So given all that our overall assessment is that there is still substantial uncertainty about the growth outlook this year, and is therefore, premature really to judge whether the stimulus that has been applied has been excessive. So we'll see that in the next few months coming forward.
In terms of the specific measure of pledge supplemental lending, which has come out in the last couple of weeks really in terms of a larger envelope, we really don't know the details about that yet. Frankly, it is said to be a trillion Yuan over three years. We don't know is it going just to development banks? Is it going to other banks?
So at this point I think we have to refrain from assessing that as an overall stimulus measure. You know, here I'm speculating, one can see that as it has been interpreted as a medium-term lending instrument that might actually help the central bank in steering interest rates into sort of medium-term bracket going forward, and therefore, be able to help in establishing an interest rate monetary policy.
Other have said that it might also be a step back in terms of, again, you know, giving directed lending to various sectors. We, frankly, have to discuss and find out more about it. So at this point I'm not able to really assess it.
QUESTIONER: My question is you did some measure in the property sector, Did you have any qualitative analysis of how big the drag will be on growth this year and probably next year?
The second question, on the Yuan, you mentioned that the Yuan is now moderately undervalued given the slowdown of the economy and of the potential risks. What's your view? Do you think the Yuan will continue to appreciate or might depreciate? Thank you.
MR. RODLAUER: Thank you. The first one on property and real estate, maybe Steve can take that?
MR. BARNETT: Sure. So the question, how much of a drag on growth will the property sector be? Let me start by saying what our baseline assumes, and basically we assume an orderly adjustment in the real estate market.
To give you some numbers, we assume that, compared to last year, when investment in residential real estate was 10 percent growth, that this year we assume 5 percent growth, and in 2015 we assume 0 percent growth. That's an idea of what we mean by orderly adjustment, and that's consistent with our growth projections of around 7.5 percent growth this year and around 7 percent growth next year.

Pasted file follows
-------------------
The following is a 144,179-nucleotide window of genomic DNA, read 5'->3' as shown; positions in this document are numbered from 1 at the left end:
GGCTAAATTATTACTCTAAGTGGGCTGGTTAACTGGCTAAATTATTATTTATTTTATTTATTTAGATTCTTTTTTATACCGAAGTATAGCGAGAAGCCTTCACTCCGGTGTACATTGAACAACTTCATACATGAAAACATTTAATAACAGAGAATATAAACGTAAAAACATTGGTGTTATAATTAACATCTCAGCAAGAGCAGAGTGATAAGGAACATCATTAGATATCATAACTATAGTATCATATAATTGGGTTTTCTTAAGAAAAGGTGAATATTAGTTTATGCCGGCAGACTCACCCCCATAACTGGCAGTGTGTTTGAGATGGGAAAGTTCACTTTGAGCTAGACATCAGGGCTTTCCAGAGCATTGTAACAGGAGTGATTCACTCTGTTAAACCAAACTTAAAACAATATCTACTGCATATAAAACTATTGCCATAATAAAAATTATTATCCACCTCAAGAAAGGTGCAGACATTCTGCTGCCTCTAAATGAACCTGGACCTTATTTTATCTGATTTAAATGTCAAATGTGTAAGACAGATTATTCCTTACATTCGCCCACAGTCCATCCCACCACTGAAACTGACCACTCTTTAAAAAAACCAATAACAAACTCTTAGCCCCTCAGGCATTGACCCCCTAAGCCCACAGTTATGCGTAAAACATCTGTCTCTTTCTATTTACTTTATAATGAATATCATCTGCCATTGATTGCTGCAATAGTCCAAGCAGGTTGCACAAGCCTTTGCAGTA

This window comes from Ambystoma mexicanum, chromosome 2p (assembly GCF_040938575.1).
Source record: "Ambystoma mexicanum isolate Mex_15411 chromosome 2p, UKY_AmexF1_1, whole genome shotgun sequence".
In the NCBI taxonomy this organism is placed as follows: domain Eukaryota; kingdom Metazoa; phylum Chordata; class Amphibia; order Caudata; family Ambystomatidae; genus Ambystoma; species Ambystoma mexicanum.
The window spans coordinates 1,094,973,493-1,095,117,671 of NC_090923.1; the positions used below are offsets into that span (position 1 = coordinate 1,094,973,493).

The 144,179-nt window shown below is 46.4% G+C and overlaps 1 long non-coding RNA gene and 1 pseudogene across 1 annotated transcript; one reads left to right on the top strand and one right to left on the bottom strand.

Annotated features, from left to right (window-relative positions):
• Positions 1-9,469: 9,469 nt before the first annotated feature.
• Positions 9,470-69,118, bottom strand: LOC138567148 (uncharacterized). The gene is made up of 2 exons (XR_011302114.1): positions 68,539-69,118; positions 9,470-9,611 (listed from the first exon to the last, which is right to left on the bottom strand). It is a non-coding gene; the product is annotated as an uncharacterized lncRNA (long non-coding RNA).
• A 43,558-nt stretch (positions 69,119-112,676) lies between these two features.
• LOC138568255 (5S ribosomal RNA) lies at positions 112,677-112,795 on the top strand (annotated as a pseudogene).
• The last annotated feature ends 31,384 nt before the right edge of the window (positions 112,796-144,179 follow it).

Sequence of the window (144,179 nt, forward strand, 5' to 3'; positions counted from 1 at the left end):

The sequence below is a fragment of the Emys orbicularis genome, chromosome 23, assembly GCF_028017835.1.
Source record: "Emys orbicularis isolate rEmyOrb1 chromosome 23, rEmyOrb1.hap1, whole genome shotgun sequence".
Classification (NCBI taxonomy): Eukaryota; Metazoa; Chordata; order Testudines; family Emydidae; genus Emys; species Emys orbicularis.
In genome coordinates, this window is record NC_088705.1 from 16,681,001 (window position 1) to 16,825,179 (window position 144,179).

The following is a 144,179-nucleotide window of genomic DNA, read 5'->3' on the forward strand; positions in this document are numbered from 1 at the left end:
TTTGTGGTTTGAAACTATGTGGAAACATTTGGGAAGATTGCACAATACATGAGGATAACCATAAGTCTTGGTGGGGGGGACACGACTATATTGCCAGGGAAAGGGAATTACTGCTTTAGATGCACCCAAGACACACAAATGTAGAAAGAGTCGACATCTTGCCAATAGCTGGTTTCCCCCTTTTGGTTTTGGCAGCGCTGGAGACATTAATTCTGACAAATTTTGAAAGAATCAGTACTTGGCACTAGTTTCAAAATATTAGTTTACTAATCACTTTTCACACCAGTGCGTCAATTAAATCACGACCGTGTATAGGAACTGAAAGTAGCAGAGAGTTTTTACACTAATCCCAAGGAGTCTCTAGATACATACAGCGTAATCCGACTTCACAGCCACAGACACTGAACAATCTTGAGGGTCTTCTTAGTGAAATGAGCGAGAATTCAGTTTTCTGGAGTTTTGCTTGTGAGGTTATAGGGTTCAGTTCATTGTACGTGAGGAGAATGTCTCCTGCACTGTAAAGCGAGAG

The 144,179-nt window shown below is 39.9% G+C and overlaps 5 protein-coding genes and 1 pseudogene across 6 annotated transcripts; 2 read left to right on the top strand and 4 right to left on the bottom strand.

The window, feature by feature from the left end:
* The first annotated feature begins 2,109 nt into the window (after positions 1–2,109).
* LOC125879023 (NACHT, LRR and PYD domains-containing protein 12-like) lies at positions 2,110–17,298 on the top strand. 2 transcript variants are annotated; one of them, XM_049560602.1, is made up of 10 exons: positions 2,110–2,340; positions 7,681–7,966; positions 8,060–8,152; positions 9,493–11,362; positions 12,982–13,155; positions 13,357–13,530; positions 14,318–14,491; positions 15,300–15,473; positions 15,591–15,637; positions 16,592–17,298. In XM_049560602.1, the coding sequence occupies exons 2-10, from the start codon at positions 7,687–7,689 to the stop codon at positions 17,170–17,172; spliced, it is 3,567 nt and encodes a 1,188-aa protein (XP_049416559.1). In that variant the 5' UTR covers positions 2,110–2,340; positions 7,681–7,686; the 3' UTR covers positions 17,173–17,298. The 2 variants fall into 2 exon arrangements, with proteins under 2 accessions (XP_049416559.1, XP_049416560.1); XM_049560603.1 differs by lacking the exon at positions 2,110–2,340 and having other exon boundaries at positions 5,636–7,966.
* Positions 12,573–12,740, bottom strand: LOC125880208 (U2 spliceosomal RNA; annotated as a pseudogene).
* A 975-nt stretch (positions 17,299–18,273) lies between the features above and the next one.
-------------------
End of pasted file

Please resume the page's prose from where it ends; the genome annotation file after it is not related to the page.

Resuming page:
On that line of argument, we've already built in an orderly adjustment. We do discuss in one of the boxes on real estate, I think it's Box 1, at the very bottom, we did a sensitivity analysis of what happens if there is a sharper slowdown in real estate investment.
Basically the answer there is the drag on the economy would not be that large. Under plausible scenarios for a slowdown in real estate and a critical assumption assuming no offsetting policy adjustments by the government, we'd get a drag on growth of about, three quarters of a percentage point of growth. Again, that assumes no policy response from the government.
MR. RODLAUER: Let me in the meantime outline what our assessment of the exchange rate is trying to do or maybe first what it is not trying to do.
This, I want to be very clear, is not a near-term cyclical assessment of the exchange rate of where the market should be, where the rates should go tomorrow, or in the next few months, or where it will go, frankly, in other countries where we have a fully market determined exchange rate. Our assessment is not designed to project and make recommendations on near-term exchange rate movement.
What it tries to do is, however, to assess the external position from a medium-term perspective in terms of where is the current account likely to go on current policies, and where should it go if all the policies, and not just exchange rate policies, but the entire set of policies are in place. In that context in China it means virtually the entire gamut of reform areas that's in the 3rd plenum. If all these policies succeed, where do we think the current account should go?
Compare this also with countries in a similar stage of development and structural reforms, and make a judgment of where undercurrent policies, current account is likely to be in five years, and where it should be based on the right kind of policies.
That gives us, for China, as you know, a small gap that's still there—after a very large gap in the past—of around between 1 to 3 percent of GDP, and translated that into an exchange rate of assessment, it's between 5 and 10 percent undervalued. But again, this is not an assessment that the exchange rate should be revalued or appreciated in the next few months by 5 to 10 percent.